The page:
These microdrills combine the advantages of HSS with those of solid carbide.
Modern Machine Shop, Mark Albert,
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The line of CrazyDrill Flex microdrills is designed for deep holes in precision components. The drills can produce holes as deep as 30 times diameter.
Although made of carbide alloy, the microdrills can flex slightly to compensate for positioning errors.
The microdrills in the CrazyDrill Flex line from Mikron Tool (Monroe, Connecticut) are designed to combine the advantages of HSS (flexibility and resistance to breakage) with those of solid carbide (precision and resistance to wear). This combination makes the drills reliable in difficult drilling situations yet very productive in holemaking capability. The Flex line covers diameters ranging from 0.1 to 1.2 mm in 0.01-mm increments. Two length categories are available for holes as deep as 20 times diameter or 30 times diameter.
According to the company, the drill’s unusual flexibility is attributable to two factors. For one, the drills are made of a new carbide alloy that is engineered to have mechanical properties that make it less brittle than other carbides and more like HSS in terms of what the company calls elasticity. For another, the geometry of the drill includes an extended neck with a reduced cross section between the shank and the fluted cutter head. As a result of these engineering concepts, the Flex drill is slightly bendable. It can flex from 0.1 to 0.6 mm from center, depending on the overall length of the neck.
Furthermore, the carbide alloy retains the wear resistance and hardness of typical carbides, the company says. This enables the drills to remove material faster than HSS and last longer before dulling. In addition, a 140-degree point angle and wide flutes aid chip breakage and evacuation. Smooth chip flow also reduces cutting forces such as torque and feed force. This geometry is also said to prevent stringy chips from wrapping around the neck or shank.
Having HSS-like flexibility and carbide-like wear resistance makes the Flex drills suitable for situations in which holemaking equipment offers less-than-precise drill positioning. Positioning error can be caused by misalignment in the rotary indexing tables of transfer machines, the spindle drums of a multispindle lathe or drill stations in a series. Thermal expansion on a machining center can also cause misalignment. In any of these cases, the drill’s slight flex can compensate for misalignment, thus preventing excessive side forces from snapping the tool. The resulting reliability of the microdrill and its capacity for high drilling speed makes it useful for lights-out or lightly attended operations, the company says.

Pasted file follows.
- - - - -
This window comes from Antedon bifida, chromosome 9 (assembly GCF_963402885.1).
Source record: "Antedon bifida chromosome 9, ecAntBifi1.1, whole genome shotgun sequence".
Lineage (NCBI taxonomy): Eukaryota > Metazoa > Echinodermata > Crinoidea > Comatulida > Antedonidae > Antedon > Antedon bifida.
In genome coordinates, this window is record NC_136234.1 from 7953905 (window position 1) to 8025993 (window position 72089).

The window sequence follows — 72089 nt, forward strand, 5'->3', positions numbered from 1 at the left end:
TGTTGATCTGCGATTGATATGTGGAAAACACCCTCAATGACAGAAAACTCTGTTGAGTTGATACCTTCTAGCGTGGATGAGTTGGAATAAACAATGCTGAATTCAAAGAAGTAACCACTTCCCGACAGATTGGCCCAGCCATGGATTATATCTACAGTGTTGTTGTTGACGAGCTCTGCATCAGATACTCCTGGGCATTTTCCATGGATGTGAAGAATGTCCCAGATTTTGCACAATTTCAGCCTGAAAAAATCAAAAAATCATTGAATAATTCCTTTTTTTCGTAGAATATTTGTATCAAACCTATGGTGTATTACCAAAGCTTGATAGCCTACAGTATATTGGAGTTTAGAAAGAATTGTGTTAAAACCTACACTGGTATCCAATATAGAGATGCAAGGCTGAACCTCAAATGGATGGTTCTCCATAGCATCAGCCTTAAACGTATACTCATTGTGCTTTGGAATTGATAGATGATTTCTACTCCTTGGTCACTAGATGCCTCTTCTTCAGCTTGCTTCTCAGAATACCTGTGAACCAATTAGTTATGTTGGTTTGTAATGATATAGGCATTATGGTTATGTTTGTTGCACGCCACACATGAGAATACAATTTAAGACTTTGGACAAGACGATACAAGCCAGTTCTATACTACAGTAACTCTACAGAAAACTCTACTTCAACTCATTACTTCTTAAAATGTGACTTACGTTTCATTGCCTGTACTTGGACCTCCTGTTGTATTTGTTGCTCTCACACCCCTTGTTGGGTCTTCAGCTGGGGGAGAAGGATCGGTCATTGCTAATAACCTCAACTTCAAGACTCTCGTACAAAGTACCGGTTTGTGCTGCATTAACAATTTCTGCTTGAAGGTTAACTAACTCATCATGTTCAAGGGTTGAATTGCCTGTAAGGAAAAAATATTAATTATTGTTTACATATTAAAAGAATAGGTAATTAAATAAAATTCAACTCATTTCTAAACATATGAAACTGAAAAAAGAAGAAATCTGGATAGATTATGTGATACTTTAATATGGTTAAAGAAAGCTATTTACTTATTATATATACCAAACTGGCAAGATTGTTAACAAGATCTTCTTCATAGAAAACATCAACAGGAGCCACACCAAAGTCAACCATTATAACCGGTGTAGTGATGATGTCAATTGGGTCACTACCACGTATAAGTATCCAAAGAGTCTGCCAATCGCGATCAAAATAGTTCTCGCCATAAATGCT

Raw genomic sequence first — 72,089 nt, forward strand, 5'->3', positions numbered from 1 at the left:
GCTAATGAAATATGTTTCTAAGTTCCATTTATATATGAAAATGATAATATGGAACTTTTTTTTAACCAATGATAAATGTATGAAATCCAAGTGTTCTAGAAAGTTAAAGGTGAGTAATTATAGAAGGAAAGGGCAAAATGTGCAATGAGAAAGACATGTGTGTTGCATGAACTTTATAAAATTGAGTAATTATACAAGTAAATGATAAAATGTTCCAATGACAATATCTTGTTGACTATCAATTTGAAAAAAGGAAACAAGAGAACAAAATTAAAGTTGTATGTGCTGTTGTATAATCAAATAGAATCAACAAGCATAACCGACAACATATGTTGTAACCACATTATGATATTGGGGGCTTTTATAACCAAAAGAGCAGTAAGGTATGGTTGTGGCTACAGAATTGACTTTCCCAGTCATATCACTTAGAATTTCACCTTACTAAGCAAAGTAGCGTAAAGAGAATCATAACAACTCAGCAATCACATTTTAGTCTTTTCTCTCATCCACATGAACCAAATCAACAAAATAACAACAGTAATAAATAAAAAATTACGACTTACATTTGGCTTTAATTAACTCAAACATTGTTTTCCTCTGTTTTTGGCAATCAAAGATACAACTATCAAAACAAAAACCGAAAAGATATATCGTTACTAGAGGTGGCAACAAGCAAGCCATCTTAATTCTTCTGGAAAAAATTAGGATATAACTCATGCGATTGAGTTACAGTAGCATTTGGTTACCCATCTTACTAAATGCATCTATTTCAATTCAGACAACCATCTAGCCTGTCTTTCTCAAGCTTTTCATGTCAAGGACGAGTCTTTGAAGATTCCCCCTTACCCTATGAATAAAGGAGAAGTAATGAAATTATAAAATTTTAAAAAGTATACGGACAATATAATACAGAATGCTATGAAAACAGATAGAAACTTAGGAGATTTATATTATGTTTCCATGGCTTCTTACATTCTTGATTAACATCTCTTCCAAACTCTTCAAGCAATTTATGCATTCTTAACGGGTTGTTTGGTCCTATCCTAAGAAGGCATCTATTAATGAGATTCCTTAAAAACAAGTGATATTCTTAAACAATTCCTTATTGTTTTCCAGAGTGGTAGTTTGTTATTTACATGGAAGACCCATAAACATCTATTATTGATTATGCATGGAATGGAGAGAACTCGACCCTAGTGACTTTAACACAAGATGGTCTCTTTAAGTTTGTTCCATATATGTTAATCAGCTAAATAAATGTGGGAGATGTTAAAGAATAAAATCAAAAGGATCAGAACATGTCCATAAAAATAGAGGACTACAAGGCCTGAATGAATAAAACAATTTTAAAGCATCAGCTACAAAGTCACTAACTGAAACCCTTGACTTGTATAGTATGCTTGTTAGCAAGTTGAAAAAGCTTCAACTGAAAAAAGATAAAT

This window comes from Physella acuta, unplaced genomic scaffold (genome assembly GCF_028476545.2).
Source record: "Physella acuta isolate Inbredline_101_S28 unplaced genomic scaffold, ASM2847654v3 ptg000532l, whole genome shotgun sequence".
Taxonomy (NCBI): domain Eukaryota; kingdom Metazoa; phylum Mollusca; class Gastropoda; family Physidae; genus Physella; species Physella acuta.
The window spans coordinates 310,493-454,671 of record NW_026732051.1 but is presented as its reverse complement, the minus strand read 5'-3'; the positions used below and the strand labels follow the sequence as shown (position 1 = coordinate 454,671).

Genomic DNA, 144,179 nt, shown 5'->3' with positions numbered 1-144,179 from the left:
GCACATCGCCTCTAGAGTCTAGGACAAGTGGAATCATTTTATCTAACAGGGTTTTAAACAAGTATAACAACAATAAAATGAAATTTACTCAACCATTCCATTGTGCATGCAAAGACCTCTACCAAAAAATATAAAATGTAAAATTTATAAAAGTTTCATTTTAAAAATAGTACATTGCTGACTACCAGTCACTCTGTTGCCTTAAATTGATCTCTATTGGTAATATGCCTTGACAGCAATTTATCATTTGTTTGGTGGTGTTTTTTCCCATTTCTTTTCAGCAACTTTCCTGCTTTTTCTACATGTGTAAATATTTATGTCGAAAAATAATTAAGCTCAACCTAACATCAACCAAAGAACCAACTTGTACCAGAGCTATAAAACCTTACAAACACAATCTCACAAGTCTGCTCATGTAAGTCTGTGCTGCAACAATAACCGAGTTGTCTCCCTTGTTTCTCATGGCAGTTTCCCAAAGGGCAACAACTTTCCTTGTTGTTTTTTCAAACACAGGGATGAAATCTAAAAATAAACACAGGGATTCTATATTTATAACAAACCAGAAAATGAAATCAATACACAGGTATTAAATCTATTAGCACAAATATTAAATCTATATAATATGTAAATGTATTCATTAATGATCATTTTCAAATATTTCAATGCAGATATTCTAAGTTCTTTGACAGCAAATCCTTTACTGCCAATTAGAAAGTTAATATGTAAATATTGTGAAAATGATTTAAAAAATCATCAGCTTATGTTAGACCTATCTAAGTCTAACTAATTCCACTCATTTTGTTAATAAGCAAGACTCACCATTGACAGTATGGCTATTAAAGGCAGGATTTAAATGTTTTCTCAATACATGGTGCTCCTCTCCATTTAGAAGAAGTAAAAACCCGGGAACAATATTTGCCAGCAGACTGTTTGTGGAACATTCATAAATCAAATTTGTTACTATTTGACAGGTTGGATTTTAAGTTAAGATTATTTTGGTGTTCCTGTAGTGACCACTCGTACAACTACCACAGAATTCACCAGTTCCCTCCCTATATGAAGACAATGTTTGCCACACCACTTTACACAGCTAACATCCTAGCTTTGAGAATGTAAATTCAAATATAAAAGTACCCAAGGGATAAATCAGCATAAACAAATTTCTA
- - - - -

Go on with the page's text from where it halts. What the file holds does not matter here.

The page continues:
According to the company, the performance of these drills makes holemaking operations on these machines competitive with small-hole EDM (electrical discharge machining) and laser drilling. The company reported a test cut involving 10 holes measuring 0.5 mm in diameter and 15 mm deep. The Flex drill took 3 minutes to perform the operation versus 24.4 minutes for gundrilling and 30 minutes for EDM.
However, using this type of microdrill may require a change in CNC holemaking routines. Drills in diameter sizes at the low end must have a pilot hole produced by a CrazyDrill Flex Pilot drill of the same diameter. The pilot hole, which works best at three times the drill diameter, centers the Flex drill and stabilizes as it as it enters. Also, while holes as deep as seven times diameter can be produced in one step, drilling deeper holes (as deep as 30 times diameter) requires additional pecking cycles.
These microdrills have been used successfully to drill deep holes in aluminum, brass, copper and steel. The company reports the main applications to be micromachining of precision parts in the watch and medical industries or for machining fuel injection components.
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